The Competitive Edge You’re Looking for in Health and Safety

By Nicole Neufeld
Last updated: May 3, 2021
Key Takeaways

Get the training you need, when you need it, and where you want it.

UNBC Continuing Studies has taken the flexibility of online learning to a completely new level. Its online Occupational Health and Safety Certificate is entirely self-paced, providing you with the ability to define your learning path, choose when, where, and how you want to learn, and best of all, complete your certificate while balancing your career.


UNBC Continuing Studies worked closely with industry leaders to develop a fully online, video-based, asynchronous occupational health and safety certificate for the working professional. You can now start your health and safety certificate at any time, and gain immediately transferable skills applicable to your health and safety career path.

It may surprise you to learn that over half of the manufacturing companies surveyed in British Columbia said they employ at least one occupational health and safety (OHS) worker. There are over 38,000 manufacturing companies in Canada, resulting in at least 19,000 OHS employees currently employed. Dig a little deeper and you will learn that the average wage for an OHS officer is $68,000 a year, resulting in over $1.3 billion dollars in wages paid to OHS employees. In B.C. alone, it is projected that there will be over 1,300 OHS job openings in the next five years due to the changing economic environment, increased regulations and requirements, and the steady retirement of current OHS employees.


You may be asking, "how do I define myself in this market and be part of one of the fastest growing professions in Canada?"

What Makes a Good Health and Safety Officer?

There are six main traits of a good Safety Officer:

  1. Genuine concern for people
  2. Leads by example
  3. Hungry for knowledge and continuous education
  4. Consistent in behaviour, messaging and actions
  5. Resilient and able to overcome challenges
  6. Able to listen effectively.

Does this sound like you? If so, the Occupational Health and Safety Online Certificate for Practitioners with UNBC Continuing Studies teaches you the knowledge, tools, and procedures to build and advance your OHS professional career. The program consists of 10 primary courses that provide you with the foundational skills required to be a health and safety professional, as well as critical assignments and assessments that will enhance your learning experience.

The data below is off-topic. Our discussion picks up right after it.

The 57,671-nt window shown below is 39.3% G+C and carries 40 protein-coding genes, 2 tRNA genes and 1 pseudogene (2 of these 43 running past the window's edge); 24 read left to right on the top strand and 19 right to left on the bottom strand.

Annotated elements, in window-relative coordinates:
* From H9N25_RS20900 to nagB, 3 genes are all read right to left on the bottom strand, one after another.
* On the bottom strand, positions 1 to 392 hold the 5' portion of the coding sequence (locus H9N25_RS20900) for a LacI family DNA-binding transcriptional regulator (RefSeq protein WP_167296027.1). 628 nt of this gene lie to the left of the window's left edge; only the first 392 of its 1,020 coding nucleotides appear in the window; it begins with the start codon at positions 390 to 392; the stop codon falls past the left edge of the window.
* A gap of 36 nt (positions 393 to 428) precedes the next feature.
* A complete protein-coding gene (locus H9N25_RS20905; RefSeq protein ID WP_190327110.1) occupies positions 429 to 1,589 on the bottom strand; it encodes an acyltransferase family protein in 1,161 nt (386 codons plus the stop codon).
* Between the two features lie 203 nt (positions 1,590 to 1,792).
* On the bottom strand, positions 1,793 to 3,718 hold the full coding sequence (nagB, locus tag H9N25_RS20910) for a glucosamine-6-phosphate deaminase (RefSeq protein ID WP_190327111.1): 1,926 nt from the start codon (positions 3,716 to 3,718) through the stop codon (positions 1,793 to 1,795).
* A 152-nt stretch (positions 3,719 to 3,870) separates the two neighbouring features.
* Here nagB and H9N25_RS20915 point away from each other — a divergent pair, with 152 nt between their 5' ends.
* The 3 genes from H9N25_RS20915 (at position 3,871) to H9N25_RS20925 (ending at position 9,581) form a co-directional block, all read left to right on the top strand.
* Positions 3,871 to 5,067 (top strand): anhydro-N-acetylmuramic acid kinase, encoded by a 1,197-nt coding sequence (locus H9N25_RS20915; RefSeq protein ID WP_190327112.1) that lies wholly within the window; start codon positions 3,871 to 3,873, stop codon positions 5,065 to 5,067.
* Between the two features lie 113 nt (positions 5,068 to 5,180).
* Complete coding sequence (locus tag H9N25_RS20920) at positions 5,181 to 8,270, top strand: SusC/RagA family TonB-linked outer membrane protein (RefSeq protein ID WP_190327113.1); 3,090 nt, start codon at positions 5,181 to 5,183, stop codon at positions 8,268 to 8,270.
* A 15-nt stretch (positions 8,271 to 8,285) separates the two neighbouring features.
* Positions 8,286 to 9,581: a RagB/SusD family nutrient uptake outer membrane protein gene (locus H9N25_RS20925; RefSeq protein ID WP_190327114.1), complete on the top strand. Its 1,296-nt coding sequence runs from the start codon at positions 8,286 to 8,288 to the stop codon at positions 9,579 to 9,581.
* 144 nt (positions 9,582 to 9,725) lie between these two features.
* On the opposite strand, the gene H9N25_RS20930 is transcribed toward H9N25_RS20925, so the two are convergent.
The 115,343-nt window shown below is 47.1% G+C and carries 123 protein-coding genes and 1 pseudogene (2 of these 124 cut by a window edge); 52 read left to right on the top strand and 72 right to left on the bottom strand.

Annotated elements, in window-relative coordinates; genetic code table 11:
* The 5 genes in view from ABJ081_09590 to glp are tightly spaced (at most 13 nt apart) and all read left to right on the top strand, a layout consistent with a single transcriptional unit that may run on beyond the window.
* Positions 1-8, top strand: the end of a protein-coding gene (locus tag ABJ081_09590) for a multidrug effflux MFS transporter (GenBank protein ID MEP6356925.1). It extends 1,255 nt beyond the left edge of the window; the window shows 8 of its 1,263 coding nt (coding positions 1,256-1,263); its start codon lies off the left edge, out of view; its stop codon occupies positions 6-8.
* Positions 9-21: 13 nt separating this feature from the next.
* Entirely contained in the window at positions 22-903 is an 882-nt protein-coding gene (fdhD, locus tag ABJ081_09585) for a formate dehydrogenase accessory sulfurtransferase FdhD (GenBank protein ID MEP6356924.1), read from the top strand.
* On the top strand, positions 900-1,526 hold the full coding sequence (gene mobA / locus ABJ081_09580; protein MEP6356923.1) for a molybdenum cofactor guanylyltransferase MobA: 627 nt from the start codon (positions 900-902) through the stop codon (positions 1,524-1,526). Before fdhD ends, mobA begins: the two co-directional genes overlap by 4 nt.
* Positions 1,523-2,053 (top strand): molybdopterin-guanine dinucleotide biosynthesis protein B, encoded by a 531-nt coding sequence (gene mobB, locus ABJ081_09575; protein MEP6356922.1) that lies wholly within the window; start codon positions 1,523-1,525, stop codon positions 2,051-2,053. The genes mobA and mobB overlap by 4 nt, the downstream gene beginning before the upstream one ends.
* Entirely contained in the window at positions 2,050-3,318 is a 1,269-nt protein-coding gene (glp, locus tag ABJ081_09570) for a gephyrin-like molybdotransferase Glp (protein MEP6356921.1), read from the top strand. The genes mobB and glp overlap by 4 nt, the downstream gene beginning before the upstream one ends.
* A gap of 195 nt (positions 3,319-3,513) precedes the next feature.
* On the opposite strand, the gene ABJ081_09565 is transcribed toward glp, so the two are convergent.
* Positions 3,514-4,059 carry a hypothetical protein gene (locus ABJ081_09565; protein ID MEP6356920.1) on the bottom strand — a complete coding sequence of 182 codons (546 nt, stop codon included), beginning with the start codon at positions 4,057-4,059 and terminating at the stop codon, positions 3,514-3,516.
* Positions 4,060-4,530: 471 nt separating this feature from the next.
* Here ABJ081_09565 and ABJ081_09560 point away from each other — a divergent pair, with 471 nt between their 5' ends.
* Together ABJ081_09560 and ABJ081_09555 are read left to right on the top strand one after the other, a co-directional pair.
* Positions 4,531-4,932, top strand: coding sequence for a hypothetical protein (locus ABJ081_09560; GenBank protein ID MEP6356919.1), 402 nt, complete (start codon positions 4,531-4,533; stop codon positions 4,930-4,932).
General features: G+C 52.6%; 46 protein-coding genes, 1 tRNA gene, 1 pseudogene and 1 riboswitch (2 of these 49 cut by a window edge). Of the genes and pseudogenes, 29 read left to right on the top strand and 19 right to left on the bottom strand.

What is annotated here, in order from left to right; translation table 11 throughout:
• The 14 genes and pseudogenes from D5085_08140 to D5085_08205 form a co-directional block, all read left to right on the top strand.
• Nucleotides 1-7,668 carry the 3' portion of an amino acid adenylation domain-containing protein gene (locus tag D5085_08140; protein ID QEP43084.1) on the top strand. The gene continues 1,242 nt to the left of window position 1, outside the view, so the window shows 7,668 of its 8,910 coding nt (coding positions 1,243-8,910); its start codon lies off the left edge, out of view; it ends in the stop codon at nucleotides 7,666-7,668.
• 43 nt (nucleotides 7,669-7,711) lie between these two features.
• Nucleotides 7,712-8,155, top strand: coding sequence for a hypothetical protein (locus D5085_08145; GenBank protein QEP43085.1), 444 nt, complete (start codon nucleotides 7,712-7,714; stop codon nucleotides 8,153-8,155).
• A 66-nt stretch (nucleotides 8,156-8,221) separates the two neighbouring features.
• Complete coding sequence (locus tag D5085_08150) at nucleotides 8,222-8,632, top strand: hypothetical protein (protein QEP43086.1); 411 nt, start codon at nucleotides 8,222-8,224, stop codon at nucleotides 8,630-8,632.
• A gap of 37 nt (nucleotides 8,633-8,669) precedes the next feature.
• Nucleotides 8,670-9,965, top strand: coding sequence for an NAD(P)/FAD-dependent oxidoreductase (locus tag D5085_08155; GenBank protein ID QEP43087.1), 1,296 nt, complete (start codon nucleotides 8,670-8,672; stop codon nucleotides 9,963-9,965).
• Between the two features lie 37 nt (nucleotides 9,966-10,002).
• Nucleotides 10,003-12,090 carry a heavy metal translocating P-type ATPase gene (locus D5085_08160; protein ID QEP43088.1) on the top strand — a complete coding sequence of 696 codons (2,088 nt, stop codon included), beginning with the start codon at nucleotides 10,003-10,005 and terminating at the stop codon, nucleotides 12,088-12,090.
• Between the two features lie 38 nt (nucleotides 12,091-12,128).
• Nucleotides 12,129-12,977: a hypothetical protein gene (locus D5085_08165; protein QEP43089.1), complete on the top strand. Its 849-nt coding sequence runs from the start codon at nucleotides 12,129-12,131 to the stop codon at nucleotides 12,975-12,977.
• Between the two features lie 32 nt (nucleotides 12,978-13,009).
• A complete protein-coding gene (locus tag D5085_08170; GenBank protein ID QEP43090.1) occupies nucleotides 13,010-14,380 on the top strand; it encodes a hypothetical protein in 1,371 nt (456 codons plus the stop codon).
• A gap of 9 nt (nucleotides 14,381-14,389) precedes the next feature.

This program offers the following courses:

  • Occupational Health & Safety Fundamentals
  • Legislation: Acts & Regulations
  • Hazard Analysis, Risk Assessment & Control
  • Ergonomics for Injury Prevention & Accommodation
  • Hazardous Materials & Occupational Hygiene
  • Fire Safety Planning & Systems
  • Safety Inspections
  • Accident Investigation & Reporting
  • Emergency Preparedness & Response
  • Safety Program Design & Analysis

Why Choose UNBC’s Occupational Health and Safety Online Certificate?

  • Self-paced curriculum: You determine the pace and duration it takes to finish. Approximate time to complete the certificate is 300 total hours.
  • Easy-to-use format: The fully interactive content is enhanced with video content, student interactions, assignments and case studies, all supported by easily navigated learning tools for quick and easy material review.
  • Industry-focused qualifications: The OH&S Online Certificate currently fulfills the CRST certification academic requirements recognized by the Board of Canadian Registered Safety Professionals (BCRSP).
  • Instant course access: Immediate course access the moment you are registered for the certificate.
  • Responsive program support: From start to finish, support staff are available to help with registration, coursework advisement, scheduling, technical support, and more.

Laddering Your Certificate

Take your learning further. UNBC’s Occupational Health and Safety Certificate meets the admission prerequisite for the Diploma in Occupational Health and Safety at the University of New Brunswick (UNB).


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Written by Nicole Neufeld | Manager of Continuing Studies

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